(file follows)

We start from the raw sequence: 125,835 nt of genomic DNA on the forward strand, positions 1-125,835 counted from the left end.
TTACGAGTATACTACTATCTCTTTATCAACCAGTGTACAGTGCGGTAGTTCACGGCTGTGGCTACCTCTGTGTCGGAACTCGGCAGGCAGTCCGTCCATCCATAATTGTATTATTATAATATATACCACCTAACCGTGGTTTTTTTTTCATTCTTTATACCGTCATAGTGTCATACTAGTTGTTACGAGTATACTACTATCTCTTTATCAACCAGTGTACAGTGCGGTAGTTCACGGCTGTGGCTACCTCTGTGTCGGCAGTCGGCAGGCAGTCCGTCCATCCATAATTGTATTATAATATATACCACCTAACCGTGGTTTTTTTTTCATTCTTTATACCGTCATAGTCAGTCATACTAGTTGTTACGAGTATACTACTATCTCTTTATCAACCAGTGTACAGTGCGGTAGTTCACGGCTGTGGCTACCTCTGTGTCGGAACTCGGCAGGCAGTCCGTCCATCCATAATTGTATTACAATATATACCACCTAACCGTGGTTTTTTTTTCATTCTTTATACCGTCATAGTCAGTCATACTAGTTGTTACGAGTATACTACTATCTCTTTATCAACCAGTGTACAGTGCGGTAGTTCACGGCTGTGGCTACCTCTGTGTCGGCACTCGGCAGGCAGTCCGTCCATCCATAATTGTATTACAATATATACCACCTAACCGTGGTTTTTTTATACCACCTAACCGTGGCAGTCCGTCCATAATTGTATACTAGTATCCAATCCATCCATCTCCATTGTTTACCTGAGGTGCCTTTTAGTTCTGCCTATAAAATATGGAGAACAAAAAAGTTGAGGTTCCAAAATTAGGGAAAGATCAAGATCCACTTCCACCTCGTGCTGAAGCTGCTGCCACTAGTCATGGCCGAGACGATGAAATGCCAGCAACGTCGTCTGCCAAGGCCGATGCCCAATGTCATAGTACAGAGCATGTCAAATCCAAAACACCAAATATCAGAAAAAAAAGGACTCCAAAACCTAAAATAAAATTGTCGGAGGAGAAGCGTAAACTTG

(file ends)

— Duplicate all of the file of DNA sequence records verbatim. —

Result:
We start from the raw sequence: 125,835 nt of genomic DNA on the forward strand, positions 1-125,835 counted from the left end.
TTACGAGTATACTACTATCTCTTTATCAACCAGTGTACAGTGCGGTAGTTCACGGCTGTGGCTACCTCTGTGTCGGAACTCGGCAGGCAGTCCGTCCATCCATAATTGTATTATTATAATATATACCACCTAACCGTGGTTTTTTTTTCATTCTTTATACCGTCATAGTGTCATACTAGTTGTTACGAGTATACTACTATCTCTTTATCAACCAGTGTACAGTGCGGTAGTTCACGGCTGTGGCTACCTCTGTGTCGGCAGTCGGCAGGCAGTCCGTCCATCCATAATTGTATTATAATATATACCACCTAACCGTGGTTTTTTTTTCATTCTTTATACCGTCATAGTCAGTCATACTAGTTGTTACGAGTATACTACTATCTCTTTATCAACCAGTGTACAGTGCGGTAGTTCACGGCTGTGGCTACCTCTGTGTCGGAACTCGGCAGGCAGTCCGTCCATCCATAATTGTATTACAATATATACCACCTAACCGTGGTTTTTTTTTCATTCTTTATACCGTCATAGTCAGTCATACTAGTTGTTACGAGTATACTACTATCTCTTTATCAACCAGTGTACAGTGCGGTAGTTCACGGCTGTGGCTACCTCTGTGTCGGCACTCGGCAGGCAGTCCGTCCATCCATAATTGTATTACAATATATACCACCTAACCGTGGTTTTTTTATACCACCTAACCGTGGCAGTCCGTCCATAATTGTATACTAGTATCCAATCCATCCATCTCCATTGTTTACCTGAGGTGCCTTTTAGTTCTGCCTATAAAATATGGAGAACAAAAAAGTTGAGGTTCCAAAATTAGGGAAAGATCAAGATCCACTTCCACCTCGTGCTGAAGCTGCTGCCACTAGTCATGGCCGAGACGATGAAATGCCAGCAACGTCGTCTGCCAAGGCCGATGCCCAATGTCATAGTACAGAGCATGTCAAATCCAAAACACCAAATATCAGAAAAAAAAGGACTCCAAAACCTAAAATAAAATTGTCGGAGGAGAAGCGTAAACTTG